Safe sleep options for babies to reduce the risk of SIDS

Safe sleep options for babies to reduce the risk of SIDS

Oct 26 2022

October is Safe Sleep and Sudden Infant Death Syndrome (SIDS) Awareness Month. It is a time for educating caregivers on how to reduce the risk of SIDS and raising awareness about safe infant sleep practices.

By: Shannon Wilson, MPH, VP of population health and health equity

There are about 3,500 sleep-related deaths among babies in the US each year. Although it is hard to tell the exact causes of SIDS, there are simple steps parents and caregivers can take to create a safe sleep environment for their babies and reduce the risk of SIDS and other sleep-related causes of death.

1. No blankets or bedding

Remove toys, blankets, pillows, bumper pads and other accessories from the crib. As a parent or caregiver, you might want to place your baby on a soft surface to help them be comfortable while sleeping. However, soft surfaces can increase the risk of sleep-related deaths. A Pediatrics report found that accidental infant suffocation deaths during sleep were most frequently caused by soft bedding. It may be tempting to bundle your baby up to keep them warm, but blankets or comforters can also cause overheating. If you are worried about your baby getting cold at night, dress them in a sleep sack as a safer alternative to blankets.

2. Share your bedroom but not your bed

Place the crib or bassinet in your bedroom instead of bed sharing. Suffocation or other injuries can occur when a baby is co-sleeping in a bed with an adult or other children. Instead, placing the crib next to your bed so that your baby is within reach is a safer way to feed, comfort, and monitor them throughout the night. The CDC recommends keeping your baby’s sleep area in the same room where you sleep until they are at least six months old.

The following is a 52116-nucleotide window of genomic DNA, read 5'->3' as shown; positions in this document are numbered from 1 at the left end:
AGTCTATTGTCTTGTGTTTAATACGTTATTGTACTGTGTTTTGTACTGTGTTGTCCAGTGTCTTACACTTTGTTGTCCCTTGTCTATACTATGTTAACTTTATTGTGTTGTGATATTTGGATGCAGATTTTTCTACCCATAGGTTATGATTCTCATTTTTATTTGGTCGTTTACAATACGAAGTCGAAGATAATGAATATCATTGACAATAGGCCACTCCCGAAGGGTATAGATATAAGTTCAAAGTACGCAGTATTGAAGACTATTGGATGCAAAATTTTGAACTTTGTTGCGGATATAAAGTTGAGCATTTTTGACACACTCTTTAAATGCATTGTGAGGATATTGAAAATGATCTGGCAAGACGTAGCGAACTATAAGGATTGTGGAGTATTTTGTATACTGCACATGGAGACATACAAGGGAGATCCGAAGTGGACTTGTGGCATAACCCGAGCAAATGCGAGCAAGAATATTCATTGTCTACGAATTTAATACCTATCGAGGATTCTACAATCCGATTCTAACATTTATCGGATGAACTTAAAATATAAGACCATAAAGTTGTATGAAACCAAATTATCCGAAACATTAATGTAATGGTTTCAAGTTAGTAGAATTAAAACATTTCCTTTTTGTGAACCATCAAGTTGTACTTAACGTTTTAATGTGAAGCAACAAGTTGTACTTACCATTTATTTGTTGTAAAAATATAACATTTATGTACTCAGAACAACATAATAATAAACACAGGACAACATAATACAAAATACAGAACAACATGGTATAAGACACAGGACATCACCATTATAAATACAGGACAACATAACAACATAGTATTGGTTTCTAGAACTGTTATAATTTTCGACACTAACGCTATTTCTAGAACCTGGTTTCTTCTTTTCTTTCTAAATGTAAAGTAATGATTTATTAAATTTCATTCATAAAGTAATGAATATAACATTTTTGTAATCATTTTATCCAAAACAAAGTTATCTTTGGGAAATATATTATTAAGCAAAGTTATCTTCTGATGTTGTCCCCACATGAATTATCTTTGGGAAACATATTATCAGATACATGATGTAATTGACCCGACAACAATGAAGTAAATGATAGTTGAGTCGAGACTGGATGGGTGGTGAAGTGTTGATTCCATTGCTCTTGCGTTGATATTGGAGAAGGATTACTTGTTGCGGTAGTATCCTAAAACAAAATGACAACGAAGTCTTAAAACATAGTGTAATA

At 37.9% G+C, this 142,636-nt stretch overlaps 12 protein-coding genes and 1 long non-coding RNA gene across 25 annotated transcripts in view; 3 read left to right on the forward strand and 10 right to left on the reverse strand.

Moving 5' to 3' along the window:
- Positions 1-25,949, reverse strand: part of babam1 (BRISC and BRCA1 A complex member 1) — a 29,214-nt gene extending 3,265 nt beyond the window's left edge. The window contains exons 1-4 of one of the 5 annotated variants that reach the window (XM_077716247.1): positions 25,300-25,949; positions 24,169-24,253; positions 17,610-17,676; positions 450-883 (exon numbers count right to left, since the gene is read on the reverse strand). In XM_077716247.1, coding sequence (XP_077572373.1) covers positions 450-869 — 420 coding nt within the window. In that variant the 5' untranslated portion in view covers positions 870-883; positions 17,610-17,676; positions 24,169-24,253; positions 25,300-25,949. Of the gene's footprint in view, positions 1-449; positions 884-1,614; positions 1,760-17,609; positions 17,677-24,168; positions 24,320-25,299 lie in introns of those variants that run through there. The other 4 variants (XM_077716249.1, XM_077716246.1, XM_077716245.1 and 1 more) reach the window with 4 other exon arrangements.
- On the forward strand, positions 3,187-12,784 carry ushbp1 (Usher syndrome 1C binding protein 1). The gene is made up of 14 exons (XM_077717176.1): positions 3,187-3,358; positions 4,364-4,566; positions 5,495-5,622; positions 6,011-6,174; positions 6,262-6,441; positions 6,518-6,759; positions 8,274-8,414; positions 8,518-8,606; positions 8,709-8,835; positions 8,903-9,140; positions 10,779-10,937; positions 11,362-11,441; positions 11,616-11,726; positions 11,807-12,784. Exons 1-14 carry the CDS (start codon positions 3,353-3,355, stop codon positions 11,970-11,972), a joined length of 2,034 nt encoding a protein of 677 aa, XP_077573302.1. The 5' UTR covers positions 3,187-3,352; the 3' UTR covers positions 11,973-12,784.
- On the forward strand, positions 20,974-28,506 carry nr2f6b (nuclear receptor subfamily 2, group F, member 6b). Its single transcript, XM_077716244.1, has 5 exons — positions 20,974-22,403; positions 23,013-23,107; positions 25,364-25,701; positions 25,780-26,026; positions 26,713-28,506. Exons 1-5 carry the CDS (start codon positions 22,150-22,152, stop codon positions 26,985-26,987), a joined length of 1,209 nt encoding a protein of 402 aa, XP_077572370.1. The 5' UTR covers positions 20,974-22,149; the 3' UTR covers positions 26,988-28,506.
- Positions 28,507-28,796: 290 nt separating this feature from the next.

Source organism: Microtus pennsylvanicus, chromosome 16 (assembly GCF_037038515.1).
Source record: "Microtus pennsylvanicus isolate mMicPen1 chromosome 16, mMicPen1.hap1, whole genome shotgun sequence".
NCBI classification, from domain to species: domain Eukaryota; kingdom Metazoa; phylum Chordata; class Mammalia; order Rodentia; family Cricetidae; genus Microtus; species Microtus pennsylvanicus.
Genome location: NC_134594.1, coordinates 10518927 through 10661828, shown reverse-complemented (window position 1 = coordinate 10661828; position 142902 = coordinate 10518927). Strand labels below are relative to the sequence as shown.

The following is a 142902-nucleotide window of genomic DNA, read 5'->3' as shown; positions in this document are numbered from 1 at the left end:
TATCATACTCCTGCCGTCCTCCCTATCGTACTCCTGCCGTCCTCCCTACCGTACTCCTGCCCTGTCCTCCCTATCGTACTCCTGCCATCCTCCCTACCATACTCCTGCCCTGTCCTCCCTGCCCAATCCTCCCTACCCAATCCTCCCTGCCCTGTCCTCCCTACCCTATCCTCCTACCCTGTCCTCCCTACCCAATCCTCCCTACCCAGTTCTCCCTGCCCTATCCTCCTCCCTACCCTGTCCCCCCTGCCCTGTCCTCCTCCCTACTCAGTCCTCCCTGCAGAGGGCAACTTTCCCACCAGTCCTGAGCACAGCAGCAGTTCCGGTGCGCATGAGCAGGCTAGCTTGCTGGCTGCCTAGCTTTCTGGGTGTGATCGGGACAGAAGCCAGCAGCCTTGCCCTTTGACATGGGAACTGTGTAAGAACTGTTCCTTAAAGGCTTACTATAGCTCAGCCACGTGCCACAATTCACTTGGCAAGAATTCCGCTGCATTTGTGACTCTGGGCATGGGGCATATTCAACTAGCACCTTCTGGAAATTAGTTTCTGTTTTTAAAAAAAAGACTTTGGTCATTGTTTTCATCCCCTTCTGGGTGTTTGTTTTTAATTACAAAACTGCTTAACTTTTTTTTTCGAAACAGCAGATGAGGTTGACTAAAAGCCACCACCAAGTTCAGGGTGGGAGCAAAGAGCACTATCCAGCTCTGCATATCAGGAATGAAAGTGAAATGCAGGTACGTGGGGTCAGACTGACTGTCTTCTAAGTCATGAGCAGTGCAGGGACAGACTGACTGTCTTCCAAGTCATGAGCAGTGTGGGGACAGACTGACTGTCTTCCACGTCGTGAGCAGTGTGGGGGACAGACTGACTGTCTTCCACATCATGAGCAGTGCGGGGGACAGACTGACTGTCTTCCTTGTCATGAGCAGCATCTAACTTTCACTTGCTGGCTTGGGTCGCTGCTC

3. Best sleeping position for babies

Babies should always be placed on their backs to sleep during naps and at bedtime. Stomach or side sleeping is a risk factor for SIDS. Even if your baby spits up, their anatomy and gag reflex prevents them from choking while on their backs.

4. Crib safety

Safe sleep practices for babies includes crib safety. Follow all of the manufacturer’s instructions to assemble your crib. The distance between slats in the crib should be no more than 6 centimeters to prevent your baby from falling out or trapping their head or limbs. Cribs should not have a drop-side rail, which, if lowered, can cause your baby to fall out. Get a mattress that fits tightly in the crib so your baby does not slip between the sides. Make sure to also complete and submit the product registration card to learn about any recalls or safety updates. You can also easily check for recalls by typing “crib” and the brand name in an online search.

If you are getting a used crib, ensure that it is less than 10 years old. Double check that it has all the proper hardware installed and is overall in good condition.

5. Consult healthcare providers

If you have questions about basic safe sleep practices, check with your healthcare provider. They should be able to share recommendations on how to reduce the risk of SIDS. The Maternal Infant Health Program (MIHP) is also free for Medicaid members and supports moms and babies before, during and after pregnancy. The MIHP provides in-home visits with a team of health professionals who can advise on safe sleep practices, along with offering other maternal infant health services.

Babies are at risk of SIDS until they are about one year old. It is important to understand the risks and how to create a space that is safe for your baby to sleep, grow, and thrive.

About the Author: Shannon Wilson, MPH, is the vice president of population health and health equity for Priority Health, a Michigan-based health plan. In her role, she is responsible for the growth and development of Priority Health’s population health strategy, inclusive of health plan quality. Wilson also has oversight for health equity efforts, ensuring that achieving health equity is foundational to all health plan functions. To complement this work, Wilson serves as the executive director of the Total Health Care Foundation, a charitable organization committed to addressing social needs and determinants in southeast Michigan.

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